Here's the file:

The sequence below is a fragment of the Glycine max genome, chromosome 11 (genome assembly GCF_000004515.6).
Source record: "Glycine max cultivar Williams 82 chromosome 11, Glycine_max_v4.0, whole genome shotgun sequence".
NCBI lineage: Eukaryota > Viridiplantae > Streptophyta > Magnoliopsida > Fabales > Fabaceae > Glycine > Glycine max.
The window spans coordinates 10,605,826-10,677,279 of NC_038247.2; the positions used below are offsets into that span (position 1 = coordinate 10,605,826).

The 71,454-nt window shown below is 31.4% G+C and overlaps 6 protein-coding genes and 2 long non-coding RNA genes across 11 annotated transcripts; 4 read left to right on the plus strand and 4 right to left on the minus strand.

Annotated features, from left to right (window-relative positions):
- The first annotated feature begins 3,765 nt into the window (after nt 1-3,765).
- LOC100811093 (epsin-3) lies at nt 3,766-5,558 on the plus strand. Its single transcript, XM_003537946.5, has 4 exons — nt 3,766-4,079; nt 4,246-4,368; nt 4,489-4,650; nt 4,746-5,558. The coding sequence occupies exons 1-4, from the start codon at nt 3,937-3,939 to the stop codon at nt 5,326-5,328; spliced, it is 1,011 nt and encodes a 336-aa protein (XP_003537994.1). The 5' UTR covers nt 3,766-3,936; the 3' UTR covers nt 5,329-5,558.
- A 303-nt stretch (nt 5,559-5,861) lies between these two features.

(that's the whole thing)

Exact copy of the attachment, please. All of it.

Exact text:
The sequence below is a fragment of the Glycine max genome, chromosome 11 (genome assembly GCF_000004515.6).
Source record: "Glycine max cultivar Williams 82 chromosome 11, Glycine_max_v4.0, whole genome shotgun sequence".
NCBI lineage: Eukaryota > Viridiplantae > Streptophyta > Magnoliopsida > Fabales > Fabaceae > Glycine > Glycine max.
The window spans coordinates 10,605,826-10,677,279 of NC_038247.2; the positions used below are offsets into that span (position 1 = coordinate 10,605,826).

The 71,454-nt window shown below is 31.4% G+C and overlaps 6 protein-coding genes and 2 long non-coding RNA genes across 11 annotated transcripts; 4 read left to right on the plus strand and 4 right to left on the minus strand.

Annotated features, from left to right (window-relative positions):
- The first annotated feature begins 3,765 nt into the window (after nt 1-3,765).
- LOC100811093 (epsin-3) lies at nt 3,766-5,558 on the plus strand. Its single transcript, XM_003537946.5, has 4 exons — nt 3,766-4,079; nt 4,246-4,368; nt 4,489-4,650; nt 4,746-5,558. The coding sequence occupies exons 1-4, from the start codon at nt 3,937-3,939 to the stop codon at nt 5,326-5,328; spliced, it is 1,011 nt and encodes a 336-aa protein (XP_003537994.1). The 5' UTR covers nt 3,766-3,936; the 3' UTR covers nt 5,329-5,558.
- A 303-nt stretch (nt 5,559-5,861) lies between these two features.